Tuesday, November 28, 2017

Ageing Kinglets

CAPTAIN SAM'S 

A fairly quiet but typical late November day of banding with 15 new birds and 19 recaptures of 5 different species.  Over the last few days, I have been collecting tail photos of Ruby-crowned Kinglets so that I could explain how we age them.  Kinglets (both Ruby-crowned and Golden-crowned) can be difficult to age because they don't show any obvious molt limits.  Oftentimes, we have to rely on the shape of the outer rectrices (tail feathers) in order to age them.  I will also look at the shape and color of the primary coverts as they relate to the greater coverts but this can often be unreliable and difficult to discern.

The following photo shows an good example of a hatch-year kinglet.  Notice that the outer tail feathers are narrow and tapered.


Ruby-crowned Kinglet (Hatch-year)
The next photo shows the broad, rounded shape of the outer tail feathers of an adult kinglet.  

Ruby-crowned Kinglet (After Hatch-year)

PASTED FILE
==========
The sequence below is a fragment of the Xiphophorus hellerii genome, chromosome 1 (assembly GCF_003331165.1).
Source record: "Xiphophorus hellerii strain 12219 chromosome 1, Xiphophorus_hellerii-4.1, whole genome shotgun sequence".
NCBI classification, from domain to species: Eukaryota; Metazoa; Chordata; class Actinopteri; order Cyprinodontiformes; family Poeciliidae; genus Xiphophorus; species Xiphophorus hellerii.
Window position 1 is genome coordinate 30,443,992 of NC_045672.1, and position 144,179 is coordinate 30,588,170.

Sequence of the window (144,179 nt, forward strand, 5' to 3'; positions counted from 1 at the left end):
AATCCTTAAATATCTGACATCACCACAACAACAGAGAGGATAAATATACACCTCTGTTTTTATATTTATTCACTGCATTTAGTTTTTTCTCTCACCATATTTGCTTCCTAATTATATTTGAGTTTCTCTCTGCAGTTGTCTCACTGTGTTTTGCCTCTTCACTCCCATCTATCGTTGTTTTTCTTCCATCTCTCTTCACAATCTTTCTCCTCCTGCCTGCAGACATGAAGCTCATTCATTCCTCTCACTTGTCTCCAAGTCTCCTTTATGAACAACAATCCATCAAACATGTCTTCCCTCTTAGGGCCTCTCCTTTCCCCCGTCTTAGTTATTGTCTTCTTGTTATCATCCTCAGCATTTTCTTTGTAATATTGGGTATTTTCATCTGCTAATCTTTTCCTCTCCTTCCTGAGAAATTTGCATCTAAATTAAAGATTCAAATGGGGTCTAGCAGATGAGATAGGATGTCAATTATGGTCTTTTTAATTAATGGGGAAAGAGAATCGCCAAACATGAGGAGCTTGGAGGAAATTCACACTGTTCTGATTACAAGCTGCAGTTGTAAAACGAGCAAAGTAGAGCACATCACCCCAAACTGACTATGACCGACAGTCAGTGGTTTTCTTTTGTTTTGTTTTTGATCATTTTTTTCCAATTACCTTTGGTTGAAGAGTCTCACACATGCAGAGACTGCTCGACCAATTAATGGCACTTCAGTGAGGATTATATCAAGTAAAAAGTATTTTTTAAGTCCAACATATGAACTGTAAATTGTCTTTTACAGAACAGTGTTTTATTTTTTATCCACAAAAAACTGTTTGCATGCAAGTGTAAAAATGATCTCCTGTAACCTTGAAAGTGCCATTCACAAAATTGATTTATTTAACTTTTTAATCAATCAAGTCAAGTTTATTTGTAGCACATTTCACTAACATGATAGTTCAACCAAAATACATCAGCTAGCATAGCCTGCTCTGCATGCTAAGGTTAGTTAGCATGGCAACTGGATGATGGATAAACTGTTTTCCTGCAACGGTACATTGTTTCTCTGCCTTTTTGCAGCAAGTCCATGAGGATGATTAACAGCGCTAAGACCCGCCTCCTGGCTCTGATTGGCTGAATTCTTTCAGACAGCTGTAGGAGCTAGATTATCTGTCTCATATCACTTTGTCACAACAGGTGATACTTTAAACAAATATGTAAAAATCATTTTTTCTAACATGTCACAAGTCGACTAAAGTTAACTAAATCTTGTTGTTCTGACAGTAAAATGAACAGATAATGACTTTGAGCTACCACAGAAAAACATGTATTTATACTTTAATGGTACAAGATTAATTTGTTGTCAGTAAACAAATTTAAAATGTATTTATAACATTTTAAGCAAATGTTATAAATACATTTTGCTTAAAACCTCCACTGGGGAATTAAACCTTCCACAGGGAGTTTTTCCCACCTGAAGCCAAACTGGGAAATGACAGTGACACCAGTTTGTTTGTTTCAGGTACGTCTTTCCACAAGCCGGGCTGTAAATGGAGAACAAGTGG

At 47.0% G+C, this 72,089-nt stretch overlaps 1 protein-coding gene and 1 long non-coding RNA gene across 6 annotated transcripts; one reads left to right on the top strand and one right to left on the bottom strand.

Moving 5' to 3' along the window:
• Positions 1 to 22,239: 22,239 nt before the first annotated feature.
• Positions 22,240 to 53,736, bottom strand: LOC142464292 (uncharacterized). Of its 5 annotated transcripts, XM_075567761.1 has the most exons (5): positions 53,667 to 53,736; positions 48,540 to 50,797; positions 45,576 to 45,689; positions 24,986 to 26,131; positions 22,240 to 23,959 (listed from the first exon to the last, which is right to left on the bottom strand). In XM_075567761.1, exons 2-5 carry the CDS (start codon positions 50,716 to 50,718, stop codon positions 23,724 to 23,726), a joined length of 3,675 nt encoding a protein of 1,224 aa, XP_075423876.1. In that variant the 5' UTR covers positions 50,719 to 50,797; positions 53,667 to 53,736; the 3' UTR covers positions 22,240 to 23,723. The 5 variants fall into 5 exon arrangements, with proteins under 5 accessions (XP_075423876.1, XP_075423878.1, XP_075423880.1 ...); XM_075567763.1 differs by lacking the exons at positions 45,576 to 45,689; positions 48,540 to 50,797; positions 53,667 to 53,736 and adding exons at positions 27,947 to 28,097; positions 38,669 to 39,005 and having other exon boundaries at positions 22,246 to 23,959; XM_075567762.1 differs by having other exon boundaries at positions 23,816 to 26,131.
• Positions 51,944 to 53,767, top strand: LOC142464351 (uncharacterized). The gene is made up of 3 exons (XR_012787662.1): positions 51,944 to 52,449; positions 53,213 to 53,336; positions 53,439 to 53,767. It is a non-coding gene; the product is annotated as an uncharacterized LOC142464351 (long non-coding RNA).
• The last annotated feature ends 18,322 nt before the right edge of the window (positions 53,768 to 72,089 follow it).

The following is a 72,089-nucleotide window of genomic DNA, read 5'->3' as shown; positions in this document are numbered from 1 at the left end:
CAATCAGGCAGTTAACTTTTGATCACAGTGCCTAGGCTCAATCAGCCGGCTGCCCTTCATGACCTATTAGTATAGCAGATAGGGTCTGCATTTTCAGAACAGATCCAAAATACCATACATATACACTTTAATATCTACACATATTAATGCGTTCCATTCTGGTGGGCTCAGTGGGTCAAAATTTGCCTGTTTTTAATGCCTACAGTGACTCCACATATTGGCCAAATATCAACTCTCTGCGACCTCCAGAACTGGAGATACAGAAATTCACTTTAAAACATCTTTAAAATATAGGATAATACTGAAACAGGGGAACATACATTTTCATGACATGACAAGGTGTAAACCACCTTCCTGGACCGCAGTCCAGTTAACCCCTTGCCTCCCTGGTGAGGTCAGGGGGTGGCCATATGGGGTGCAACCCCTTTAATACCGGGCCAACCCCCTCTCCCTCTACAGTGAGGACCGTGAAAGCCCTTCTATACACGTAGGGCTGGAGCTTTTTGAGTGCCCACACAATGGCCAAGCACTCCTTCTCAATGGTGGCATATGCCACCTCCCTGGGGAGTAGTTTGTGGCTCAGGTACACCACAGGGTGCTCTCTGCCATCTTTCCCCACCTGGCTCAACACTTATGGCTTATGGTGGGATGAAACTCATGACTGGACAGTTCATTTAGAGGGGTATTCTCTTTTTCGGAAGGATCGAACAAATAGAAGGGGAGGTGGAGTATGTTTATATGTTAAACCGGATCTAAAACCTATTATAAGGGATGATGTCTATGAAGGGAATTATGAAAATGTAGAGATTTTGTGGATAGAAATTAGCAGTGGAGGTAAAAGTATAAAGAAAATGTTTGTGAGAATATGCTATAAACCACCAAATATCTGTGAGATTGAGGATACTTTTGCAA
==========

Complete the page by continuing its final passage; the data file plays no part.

This photo shows an "in-betweener".  The outer tail feathers seem fairly rounded but not as truncated as an adult would be.  With this individual, I specifically remember looking at the primary coverts as a secondary aging criteria.  The primary coverts were pale, narrow, and tapered thus leading me to a hatch-year age determination.   

Ruby-crowned Kinglet (Hatch-year)

-Aaron




SpeciesCaptain Sam'sLittle Bear
NewRecapsNewRecaps
House Wren
-
1
-
-
Ruby-crowned Kinglet
2
2
-
-
Hermit Thrush
-
1
-
-
Gray Catbird
-
4
-
-
Yellow-rumped Warbler (Myrtle)
13
11
-
-



 Banding StatsCaptain Sam'sLittle BearTOTAL
# Birds Banded
15
-
15
# of Recaptures
19
-
19
# of Species
5
-
5
Effort (net-hours)
167.5
-
167.5
Capture Rate (birds/100 net-hours)
20.3
-
20.3
# of Nets
27
-
27


Banding Staff
Aaron Given (CS)

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